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As above, it won't be an issue.

 

But in principle, it's always an offence to sell a RIF.

 

If you can't show that when you sold the RIF that you did so solely for the purposes of, etc., you'll have a hard time adducing a defence later.

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First airsoft gun I bought was for something we were filming at uni. They didn’t ask for a letter from the university, but then again we’d already shot some of it with actual firearms with blanks in Dubai at the sister campus, and I was on the phone to them in the shop trying to work out exactly what models they’d used for continuity, so it was fairly obvious that I didn’t just wander in off the street looking for a gun.

 

I think, but don’t quote me, it comes down to the sellers judgement, and it is best to err on the side of caution - hence running UKARA through the system when someone buys one for airsoft. I’ve sold airsoft guns to people who didn’t have UKARA, but always contacted their regular site directly to ascertain that they are known to them as a regular player. Sometimes that annoys the buyer, but as I say, err on the side of caution, especially on forum sales where you’re not for example in a shop on the phone to a film production student as they trawl through footage in the editing room looking for model numbers and notes from set. If I was working in the shop, I’d probably have asked for a headed letter from the university course leader or lecturer, but that’s just me. 

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The buyer doesn’t need a defence, they’re not committing a crime.  

 

The seller can be provided with a defence by the buyer evidencing themselves to be a player.

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3 hours ago, jcheeseright said:

The buyer doesn’t need a defence, they’re not committing a crime.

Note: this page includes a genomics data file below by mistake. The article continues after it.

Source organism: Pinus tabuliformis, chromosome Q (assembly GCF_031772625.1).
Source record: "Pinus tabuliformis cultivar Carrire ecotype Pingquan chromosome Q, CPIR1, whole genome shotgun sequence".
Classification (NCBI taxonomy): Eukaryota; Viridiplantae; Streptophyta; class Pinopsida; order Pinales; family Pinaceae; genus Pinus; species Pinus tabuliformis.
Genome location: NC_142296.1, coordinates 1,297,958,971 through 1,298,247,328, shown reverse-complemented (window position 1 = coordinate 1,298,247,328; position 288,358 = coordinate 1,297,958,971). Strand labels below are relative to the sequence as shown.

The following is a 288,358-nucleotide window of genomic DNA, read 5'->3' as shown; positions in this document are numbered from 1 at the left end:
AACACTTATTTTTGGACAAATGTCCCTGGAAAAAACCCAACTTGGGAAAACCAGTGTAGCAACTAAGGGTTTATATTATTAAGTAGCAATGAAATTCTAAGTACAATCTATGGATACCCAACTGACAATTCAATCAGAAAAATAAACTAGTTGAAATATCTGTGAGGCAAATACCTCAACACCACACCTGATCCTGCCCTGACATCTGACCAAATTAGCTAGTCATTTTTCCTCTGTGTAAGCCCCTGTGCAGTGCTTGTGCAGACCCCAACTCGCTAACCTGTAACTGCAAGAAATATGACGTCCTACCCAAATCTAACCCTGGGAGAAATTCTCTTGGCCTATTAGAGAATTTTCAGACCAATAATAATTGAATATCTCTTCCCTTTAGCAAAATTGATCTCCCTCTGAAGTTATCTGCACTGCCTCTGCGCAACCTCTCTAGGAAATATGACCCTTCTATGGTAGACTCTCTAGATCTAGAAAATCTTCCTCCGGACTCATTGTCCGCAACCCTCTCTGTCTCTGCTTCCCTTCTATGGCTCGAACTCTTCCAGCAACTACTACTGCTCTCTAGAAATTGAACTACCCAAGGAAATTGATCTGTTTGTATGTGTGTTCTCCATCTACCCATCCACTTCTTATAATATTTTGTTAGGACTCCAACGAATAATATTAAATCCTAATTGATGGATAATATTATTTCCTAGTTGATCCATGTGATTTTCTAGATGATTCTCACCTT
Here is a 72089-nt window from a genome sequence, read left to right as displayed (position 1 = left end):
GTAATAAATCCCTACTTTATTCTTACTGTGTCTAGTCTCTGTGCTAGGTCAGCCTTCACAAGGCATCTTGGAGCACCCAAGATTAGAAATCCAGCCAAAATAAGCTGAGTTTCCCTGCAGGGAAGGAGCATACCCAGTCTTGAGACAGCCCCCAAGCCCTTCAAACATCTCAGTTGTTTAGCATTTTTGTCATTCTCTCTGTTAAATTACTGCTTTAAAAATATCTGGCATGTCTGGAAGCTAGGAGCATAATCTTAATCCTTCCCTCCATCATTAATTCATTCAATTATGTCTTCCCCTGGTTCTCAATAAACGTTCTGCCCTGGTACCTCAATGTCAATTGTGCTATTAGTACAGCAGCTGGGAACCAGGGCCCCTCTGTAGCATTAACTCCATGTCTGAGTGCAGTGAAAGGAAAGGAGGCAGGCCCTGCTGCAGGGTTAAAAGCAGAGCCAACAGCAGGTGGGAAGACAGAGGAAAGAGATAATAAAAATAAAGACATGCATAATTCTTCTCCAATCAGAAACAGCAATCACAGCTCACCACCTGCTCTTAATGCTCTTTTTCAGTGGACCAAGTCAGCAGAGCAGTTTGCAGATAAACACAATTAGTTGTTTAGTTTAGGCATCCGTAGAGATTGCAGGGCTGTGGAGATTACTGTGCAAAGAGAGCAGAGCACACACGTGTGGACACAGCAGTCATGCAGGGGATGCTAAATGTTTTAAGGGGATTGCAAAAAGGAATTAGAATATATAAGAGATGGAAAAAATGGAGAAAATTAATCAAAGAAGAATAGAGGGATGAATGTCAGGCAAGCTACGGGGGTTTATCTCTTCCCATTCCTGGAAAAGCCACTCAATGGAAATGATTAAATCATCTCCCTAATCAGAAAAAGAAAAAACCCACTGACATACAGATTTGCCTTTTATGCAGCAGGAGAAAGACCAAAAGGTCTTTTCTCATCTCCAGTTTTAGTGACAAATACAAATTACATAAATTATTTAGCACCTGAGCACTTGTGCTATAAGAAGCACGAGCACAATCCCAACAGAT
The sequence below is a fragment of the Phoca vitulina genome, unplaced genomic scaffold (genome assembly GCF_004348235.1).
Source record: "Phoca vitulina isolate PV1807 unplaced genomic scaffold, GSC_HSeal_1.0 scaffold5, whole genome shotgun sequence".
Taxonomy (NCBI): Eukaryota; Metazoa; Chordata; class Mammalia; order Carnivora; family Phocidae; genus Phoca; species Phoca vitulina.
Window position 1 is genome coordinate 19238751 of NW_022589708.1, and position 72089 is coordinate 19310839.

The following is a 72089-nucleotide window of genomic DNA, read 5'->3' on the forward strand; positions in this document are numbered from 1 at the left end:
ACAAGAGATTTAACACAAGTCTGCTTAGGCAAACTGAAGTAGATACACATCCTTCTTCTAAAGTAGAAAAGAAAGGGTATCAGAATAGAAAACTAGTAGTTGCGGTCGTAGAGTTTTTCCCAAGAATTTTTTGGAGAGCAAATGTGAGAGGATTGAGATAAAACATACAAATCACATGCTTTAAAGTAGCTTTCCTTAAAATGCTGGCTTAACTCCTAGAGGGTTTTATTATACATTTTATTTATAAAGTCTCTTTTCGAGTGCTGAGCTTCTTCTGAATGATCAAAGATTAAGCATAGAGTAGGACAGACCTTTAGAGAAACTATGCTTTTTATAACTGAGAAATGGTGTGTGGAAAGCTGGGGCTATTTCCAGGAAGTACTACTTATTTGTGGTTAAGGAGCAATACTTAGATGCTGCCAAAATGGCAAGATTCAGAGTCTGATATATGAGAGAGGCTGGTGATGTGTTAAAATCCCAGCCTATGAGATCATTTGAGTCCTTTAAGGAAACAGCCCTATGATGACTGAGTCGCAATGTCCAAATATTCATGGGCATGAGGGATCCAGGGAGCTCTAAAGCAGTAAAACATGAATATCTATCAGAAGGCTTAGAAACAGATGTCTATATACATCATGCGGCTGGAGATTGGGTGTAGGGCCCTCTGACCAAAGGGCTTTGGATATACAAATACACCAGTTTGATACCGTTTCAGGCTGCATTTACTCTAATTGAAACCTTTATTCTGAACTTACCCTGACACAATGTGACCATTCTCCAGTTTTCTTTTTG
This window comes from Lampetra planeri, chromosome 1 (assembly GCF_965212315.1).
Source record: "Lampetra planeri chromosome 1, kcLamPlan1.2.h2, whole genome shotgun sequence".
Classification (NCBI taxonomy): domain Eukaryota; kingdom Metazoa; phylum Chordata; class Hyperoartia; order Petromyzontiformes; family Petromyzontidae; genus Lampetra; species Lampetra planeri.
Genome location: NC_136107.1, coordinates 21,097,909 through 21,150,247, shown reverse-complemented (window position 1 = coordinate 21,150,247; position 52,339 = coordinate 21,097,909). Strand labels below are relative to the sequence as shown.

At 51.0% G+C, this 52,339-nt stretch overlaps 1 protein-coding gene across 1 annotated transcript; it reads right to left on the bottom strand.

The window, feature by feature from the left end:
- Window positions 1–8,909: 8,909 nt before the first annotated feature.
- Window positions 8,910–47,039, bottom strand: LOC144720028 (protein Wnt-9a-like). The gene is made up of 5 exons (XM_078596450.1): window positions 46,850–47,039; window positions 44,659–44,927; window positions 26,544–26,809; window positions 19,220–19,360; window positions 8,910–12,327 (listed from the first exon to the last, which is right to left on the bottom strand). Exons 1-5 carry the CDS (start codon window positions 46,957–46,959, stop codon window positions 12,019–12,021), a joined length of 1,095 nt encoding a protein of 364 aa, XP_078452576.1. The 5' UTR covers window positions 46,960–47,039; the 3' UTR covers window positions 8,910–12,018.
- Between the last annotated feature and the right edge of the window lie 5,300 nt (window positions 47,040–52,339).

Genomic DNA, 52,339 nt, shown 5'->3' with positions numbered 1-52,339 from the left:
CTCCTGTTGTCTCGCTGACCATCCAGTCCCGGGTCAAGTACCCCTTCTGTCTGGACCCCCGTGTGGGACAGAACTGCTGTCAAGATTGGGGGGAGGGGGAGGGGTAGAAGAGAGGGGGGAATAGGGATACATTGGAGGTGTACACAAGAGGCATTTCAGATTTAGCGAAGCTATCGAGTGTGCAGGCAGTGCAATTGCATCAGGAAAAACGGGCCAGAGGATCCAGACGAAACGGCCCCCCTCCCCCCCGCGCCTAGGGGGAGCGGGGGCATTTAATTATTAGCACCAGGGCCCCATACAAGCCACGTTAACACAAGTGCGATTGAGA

The seller can be provided with a defence by the buyer evidencing themselves to be a player.

 

Depends on age, if buyer is under 18 then it is illegal for them to buy or to sell to them. 

 

The buyer needs a valid defence in order to buy a RIF.

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On 27/06/2018 at 22:12, Jedi_Master said:

 

Depends on age, if buyer is under 18 then it is illegal for them to buy or to sell to them. 

 

The buyer needs a valid defence in order to buy a RIF.

 

No, the buyer doesn’t need a defence against prosecution, the buyer is not committing a crime.

 

the SELLER is committing a crime and so needs the buyer to provide them with evidence that they’re a skirmisher/reenactor/filmmaker etc which the SELLER can use as a defence against prosecution for the crime of selling a RIF

 

Under 18s are kinda irrelevant since it’s illegal for them to buy and illegal to sell to them, there’s no defence for either party in the case of being under age. 

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On 27/06/2018 at 22:12, Jedi_Master said:

 

Depends on age, if buyer is under 18 then it is illegal for them to buy or to sell to them. 

 

The buyer needs a valid defence in order to buy a RIF.

 

6 hours ago, jcheeseright said:

 

No, the buyer doesn’t need a defence against prosecution, the buyer is not committing a crime.

 

the SELLER is committing a crime and so needs the buyer to provide them with evidence that they’re a skirmisher/reenactor/filmmaker etc which the SELLER can use as a defence against prosecution for the crime of selling a RIF

 

Under 18s are kinda irrelevant since it’s illegal for them to buy and illegal to sell to them, there’s no defence for either party in the case of being under age. 

There’s a subtle element of language there, with the VCRA definition of ‘defence’ and the English language

 

The VCRA has ‘defence’ as the buyers valid purpose to purchase a RIF, but the buyer is

not subject to any crime in the purchase so need not defend (English) themselves from a VCRA purchase.